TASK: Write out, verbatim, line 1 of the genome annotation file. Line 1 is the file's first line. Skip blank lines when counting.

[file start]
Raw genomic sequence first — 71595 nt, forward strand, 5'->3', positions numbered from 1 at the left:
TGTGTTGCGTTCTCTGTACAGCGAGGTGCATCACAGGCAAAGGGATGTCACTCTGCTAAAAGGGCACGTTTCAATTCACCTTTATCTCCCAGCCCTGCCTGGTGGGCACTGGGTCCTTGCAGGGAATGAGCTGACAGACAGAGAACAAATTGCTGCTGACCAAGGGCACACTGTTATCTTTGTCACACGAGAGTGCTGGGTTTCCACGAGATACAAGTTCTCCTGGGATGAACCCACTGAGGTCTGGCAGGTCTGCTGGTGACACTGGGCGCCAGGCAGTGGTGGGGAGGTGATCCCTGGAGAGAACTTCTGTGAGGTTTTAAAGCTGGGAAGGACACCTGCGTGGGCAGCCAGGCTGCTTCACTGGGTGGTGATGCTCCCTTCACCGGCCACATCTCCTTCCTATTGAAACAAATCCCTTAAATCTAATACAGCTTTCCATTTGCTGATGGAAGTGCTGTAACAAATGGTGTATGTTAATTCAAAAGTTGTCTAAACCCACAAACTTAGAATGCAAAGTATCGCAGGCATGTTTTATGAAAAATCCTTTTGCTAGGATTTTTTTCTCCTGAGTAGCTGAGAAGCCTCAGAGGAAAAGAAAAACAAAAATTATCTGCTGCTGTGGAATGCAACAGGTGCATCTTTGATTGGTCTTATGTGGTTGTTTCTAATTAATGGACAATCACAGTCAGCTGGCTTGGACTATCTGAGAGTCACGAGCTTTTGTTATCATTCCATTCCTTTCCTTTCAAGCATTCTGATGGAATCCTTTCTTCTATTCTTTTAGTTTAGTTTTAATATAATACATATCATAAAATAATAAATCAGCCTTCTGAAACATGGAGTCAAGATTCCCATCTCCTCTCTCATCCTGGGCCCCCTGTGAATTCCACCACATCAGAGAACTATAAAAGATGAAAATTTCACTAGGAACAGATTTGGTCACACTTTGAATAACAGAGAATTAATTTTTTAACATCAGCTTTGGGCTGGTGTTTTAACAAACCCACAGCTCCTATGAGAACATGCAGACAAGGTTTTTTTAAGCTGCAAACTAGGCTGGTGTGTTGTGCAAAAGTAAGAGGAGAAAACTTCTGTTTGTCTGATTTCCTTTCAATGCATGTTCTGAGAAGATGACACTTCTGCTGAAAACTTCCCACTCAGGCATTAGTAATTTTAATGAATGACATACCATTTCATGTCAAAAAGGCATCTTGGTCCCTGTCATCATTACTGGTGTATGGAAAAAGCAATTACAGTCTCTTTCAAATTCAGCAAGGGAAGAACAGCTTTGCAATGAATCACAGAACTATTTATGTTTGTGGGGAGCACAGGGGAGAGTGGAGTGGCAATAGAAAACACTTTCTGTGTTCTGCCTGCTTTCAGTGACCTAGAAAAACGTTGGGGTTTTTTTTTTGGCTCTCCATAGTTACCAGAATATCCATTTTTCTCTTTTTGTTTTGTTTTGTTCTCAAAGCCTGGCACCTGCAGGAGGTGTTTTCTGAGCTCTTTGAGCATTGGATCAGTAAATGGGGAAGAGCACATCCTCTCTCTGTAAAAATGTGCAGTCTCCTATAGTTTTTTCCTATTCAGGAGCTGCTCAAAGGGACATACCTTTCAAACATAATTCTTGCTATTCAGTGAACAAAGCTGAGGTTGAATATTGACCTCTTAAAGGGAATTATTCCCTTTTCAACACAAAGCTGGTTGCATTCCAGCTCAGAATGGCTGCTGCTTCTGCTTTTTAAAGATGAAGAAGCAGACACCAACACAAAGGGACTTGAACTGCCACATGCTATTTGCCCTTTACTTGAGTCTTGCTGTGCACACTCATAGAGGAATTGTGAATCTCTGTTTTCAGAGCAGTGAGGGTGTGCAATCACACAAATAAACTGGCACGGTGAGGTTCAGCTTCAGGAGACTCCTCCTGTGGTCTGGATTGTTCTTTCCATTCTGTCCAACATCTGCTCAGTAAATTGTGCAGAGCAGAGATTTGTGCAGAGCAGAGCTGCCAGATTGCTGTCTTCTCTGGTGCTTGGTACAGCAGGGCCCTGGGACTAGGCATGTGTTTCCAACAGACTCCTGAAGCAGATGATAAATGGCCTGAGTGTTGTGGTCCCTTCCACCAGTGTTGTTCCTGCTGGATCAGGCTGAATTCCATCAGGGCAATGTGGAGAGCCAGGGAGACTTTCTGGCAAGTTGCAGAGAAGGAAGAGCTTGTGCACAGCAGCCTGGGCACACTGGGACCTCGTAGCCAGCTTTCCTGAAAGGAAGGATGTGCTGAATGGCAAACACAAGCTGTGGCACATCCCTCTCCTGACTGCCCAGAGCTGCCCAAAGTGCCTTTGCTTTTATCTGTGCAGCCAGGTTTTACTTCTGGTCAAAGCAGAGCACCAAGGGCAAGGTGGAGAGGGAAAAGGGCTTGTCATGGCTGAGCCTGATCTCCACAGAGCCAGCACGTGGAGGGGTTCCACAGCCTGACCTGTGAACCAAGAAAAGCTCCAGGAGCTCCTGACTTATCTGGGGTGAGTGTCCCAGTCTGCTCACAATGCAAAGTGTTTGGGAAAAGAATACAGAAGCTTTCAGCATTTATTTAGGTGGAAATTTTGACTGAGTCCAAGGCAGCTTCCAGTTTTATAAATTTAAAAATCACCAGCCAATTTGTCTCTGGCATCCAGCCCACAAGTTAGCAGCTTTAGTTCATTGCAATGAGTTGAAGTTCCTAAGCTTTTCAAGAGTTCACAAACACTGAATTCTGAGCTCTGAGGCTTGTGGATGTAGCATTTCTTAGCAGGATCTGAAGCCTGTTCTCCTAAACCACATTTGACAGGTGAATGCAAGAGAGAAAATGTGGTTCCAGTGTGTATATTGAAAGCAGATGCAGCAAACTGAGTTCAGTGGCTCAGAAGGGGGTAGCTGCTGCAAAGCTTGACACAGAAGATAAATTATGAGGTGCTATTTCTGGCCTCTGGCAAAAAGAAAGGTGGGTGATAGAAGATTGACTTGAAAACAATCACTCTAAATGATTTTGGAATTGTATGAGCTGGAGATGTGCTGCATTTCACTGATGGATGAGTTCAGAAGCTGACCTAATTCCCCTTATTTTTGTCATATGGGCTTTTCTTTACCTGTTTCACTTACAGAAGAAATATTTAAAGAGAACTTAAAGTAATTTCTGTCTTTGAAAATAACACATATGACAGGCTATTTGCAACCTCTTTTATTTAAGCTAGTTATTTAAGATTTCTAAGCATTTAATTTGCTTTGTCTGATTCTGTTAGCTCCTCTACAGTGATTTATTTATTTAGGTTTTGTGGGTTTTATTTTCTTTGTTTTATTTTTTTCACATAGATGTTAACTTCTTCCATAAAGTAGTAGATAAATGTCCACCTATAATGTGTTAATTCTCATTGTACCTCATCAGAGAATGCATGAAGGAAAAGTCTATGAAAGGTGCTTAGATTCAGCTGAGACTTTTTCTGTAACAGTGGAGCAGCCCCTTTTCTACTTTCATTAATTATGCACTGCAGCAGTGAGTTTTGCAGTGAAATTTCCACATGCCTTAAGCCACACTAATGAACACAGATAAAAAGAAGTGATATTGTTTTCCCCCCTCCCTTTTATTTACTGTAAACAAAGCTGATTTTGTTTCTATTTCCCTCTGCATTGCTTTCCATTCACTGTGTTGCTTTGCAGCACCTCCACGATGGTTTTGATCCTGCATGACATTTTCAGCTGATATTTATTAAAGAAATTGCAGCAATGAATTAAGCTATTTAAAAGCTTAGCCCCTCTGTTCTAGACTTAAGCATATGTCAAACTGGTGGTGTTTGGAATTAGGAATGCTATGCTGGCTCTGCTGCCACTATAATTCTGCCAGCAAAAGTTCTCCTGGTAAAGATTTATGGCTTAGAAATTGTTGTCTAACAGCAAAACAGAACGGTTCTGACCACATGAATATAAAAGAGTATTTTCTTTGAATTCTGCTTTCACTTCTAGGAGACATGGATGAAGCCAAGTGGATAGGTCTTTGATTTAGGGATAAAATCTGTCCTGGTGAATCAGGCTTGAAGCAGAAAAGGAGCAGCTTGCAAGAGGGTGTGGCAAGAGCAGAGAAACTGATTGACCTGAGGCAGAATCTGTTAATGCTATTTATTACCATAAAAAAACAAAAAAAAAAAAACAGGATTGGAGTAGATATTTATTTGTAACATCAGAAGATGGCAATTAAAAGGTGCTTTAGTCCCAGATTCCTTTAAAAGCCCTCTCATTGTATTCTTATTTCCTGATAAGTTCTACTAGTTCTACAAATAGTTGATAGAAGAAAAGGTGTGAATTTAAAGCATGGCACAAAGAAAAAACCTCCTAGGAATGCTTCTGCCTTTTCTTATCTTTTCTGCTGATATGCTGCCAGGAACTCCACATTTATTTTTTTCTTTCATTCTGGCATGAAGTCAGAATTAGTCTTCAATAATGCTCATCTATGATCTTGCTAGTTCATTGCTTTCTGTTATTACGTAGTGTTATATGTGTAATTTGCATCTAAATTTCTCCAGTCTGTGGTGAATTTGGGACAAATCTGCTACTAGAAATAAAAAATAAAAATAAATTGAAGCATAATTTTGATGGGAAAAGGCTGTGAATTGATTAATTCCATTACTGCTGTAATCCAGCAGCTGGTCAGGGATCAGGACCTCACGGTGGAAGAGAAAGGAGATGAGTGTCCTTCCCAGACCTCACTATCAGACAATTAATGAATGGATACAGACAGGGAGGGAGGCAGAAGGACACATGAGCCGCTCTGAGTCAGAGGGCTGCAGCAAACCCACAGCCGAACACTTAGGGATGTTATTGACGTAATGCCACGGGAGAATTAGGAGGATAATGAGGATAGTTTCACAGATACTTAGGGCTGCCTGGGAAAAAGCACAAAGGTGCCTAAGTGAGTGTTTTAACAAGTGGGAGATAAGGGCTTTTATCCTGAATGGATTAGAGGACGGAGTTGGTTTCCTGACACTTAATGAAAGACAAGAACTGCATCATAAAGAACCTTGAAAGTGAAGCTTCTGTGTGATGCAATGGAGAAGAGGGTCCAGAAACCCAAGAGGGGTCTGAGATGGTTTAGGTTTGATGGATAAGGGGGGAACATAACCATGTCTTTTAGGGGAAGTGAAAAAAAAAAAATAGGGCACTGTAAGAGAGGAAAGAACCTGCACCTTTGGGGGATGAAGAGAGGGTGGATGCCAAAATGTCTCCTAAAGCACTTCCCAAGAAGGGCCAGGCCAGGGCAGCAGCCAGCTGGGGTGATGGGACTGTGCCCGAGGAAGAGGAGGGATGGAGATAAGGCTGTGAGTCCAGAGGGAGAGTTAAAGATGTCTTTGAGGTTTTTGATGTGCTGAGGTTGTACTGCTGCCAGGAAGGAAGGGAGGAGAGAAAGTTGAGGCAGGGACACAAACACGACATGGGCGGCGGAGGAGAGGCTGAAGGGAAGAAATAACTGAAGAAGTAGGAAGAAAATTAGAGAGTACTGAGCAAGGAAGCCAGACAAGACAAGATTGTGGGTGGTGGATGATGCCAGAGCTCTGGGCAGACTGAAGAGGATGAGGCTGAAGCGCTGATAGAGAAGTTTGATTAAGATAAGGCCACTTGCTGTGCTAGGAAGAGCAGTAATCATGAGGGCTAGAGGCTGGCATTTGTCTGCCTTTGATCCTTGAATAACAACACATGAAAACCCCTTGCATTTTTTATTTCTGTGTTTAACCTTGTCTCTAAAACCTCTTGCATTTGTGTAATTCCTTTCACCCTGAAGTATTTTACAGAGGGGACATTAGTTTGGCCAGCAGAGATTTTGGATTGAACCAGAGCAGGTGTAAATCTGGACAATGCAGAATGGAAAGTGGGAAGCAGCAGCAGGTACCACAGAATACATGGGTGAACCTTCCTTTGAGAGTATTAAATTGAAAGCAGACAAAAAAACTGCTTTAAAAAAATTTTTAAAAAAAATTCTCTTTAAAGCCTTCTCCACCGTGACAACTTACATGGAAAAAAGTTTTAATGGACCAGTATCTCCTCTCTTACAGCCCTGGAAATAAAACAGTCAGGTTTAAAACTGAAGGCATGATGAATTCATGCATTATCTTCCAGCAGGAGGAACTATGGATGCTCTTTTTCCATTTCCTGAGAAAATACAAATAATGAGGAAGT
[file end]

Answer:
Raw genomic sequence first — 71595 nt, forward strand, 5'->3', positions numbered from 1 at the left: